I just started Fourier Series and I have three questions on Fourier transforms. I am incredibly lost on the subject and I feel like i'm missing something more fundamental. This is going to be a long one.

I tried to derive the formula(s) for the Fourier transform by using this page. The first problem I have is deriving (and understanding) the Rayleigh identity:

$ 2L\displaystyle\sum_{n=-\infty}^{\infty} |c_n|^2 = \displaystyle\int_{-L}^L |f(x)|^2 dx$

where $2L$ is a period, $c_n$ is the Fourier coefficient from $f(x)=\displaystyle\sum_{n=-\infty}^{\infty}c_ne^{i\dfrac{n\pi}{L}}$. I found this derivation but I have trouble understanding it. I get that the Fourier coefficient is the projection or inner product of the function and the exponential but I don't understand the inner product between the two summations. Shouldn't there be an integral of the product of those two sums? Plus, what is that little $\delta_{nm} $ thing? What's going on? Does it have to do with the fact that the conjugates 'cancel' out to one? But then why does all the $m$'s disappear and transform into $n$'s?

O.K so I just accepted the identity as true and I carried on the proof. I managed to reach the Fourier transformations but the page I linked before mentioned that sometimes the transformation are written with a $\dfrac{1}{\sqrt{2\pi}}$ coefficient instead of a $\dfrac{1}{2\pi}$. How is this possible? What allows this? Does it matter?

Lastly, what's the point of Fourier transformations? I'm a Physics major in a Quantum Mechanics I class and I'm told it's a 'continuous analogue' of the discrete Fourier series. Is this true? If so, this doesn't seem to justify the 'transform' part in the name but I have seen Fourier transformations applied to signals and that sort of stuff.

  • $\begingroup$ If you know what is an orthonormal / unitary matrix, you should really look at the discrete Fourier transform first. The Parseval theorem then becomes $\sum_{k=0}^{N-1} |X_k|^2 = \sum_{k=0}^{N-1} |x_n|^2$ with $X_k = \frac{1}{\sqrt{N}} \sum_{n=0}^{N-1} x_n e^{-2 i \pi n k / N}$. After that, you should think to the Fourier series as the limiting case when $N \to \infty$ (all the proofs being very similar) $\endgroup$ – reuns Jun 7 '16 at 2:23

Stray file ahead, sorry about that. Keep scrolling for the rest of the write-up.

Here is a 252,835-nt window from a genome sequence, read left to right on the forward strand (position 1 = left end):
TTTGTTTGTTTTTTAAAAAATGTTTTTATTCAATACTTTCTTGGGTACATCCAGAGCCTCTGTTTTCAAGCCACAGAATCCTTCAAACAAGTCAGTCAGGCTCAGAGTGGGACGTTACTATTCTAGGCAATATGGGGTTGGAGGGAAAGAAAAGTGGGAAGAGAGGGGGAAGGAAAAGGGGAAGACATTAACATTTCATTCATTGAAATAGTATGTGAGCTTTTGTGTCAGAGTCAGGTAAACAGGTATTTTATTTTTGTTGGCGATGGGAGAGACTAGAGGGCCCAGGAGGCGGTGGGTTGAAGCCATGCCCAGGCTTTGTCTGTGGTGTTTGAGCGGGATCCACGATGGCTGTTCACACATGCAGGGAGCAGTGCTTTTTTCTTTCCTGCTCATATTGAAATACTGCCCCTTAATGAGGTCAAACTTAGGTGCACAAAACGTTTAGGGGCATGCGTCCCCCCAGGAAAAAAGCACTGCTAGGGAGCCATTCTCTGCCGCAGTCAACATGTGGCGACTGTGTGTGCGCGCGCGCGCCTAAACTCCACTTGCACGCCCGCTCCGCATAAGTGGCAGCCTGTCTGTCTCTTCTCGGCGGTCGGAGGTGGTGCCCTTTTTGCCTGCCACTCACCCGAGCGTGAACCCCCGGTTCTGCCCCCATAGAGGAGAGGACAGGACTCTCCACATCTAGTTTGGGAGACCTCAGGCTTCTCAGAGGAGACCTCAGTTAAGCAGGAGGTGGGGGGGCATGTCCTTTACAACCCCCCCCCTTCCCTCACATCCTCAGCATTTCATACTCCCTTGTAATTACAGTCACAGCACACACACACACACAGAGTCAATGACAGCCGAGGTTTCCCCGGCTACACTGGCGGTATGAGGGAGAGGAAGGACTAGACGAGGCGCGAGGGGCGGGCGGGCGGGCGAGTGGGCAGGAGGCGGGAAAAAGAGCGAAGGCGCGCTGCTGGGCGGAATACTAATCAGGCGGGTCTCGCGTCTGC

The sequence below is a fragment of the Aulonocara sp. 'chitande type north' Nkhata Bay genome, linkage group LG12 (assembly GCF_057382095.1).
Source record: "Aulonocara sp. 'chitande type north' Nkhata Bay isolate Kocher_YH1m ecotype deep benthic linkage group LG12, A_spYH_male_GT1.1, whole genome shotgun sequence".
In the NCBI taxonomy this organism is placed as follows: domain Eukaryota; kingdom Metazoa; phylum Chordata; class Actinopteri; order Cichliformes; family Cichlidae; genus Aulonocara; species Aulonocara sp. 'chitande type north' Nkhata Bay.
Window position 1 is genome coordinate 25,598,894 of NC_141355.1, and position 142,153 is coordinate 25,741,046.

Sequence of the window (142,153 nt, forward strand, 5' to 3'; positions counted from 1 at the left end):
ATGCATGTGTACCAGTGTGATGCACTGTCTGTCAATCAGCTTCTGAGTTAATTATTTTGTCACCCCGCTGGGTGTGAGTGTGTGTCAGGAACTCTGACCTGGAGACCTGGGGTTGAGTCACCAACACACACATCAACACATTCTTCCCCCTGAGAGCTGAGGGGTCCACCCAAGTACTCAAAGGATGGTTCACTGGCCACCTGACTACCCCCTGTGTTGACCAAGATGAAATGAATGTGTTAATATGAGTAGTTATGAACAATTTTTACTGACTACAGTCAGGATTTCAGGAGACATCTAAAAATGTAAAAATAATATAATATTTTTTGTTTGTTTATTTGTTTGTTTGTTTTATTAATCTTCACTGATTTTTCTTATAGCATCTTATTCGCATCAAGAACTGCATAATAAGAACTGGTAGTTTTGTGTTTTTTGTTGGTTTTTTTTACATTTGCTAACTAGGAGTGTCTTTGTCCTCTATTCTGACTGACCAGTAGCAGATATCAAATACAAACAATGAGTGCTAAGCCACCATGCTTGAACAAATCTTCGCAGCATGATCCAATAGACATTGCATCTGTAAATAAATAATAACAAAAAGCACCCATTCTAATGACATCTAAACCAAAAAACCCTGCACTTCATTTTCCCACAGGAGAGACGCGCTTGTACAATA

• $\begingroup$ (And leave the Fourier transform out for now, you will see it later) Just for making everything clear : discrete Fourier transform : unitary operator $\mathbb{C}^N, \|.\|_2 \to \mathbb{C}^N, \|.\|_2$. Fourier series : unitary operator $L^2([-L/2,L/2]) \to l^2(\mathbb{Z}) \approx \lim_{N \to \infty} \mathbb{C}^N, \|.\|_2$. Fourier transform : unitary operator $L^2([-\infty,+\infty]) \to L^2([-\infty,+\infty])$. and there is also the Fourier transform of distributions, unifying all this. $\endgroup$ – reuns Jun 7 '16 at 2:31

The inner product is defined as the integral over the product, so the integral is where you expected it to be, just hidden in the inner product notation.

$\delta_{nm}$ is the Kronecker delta, which is $1$ exactly if its indices are equal. That also answers your other question: The $m$'s disappear and transform into $n$'s because the Kronecker delta forces $m$ and $n$ to be equal, so performing the sum over $m$ leaves only the terms with $m=n$.

The different normalisations are a matter of convention. The product of the factors in front of the transform and the inverse transform has to be $\frac1{2\pi}$, and different conventions put this factor either all in the transform or all in the inverse transform or split it up symmetrically as $\frac1{\sqrt{2\pi}}$ in both transforms.

Yes, you can view the Fourier transform as a continuous analogue of the discrete Fourier series (with some important differences). The term "transform" here refers to an integral transform.


Your Answer

By clicking “Post Your Answer”, you agree to our terms of service, privacy policy and cookie policy

Not the answer you're looking for? Browse other questions tagged or ask your own question.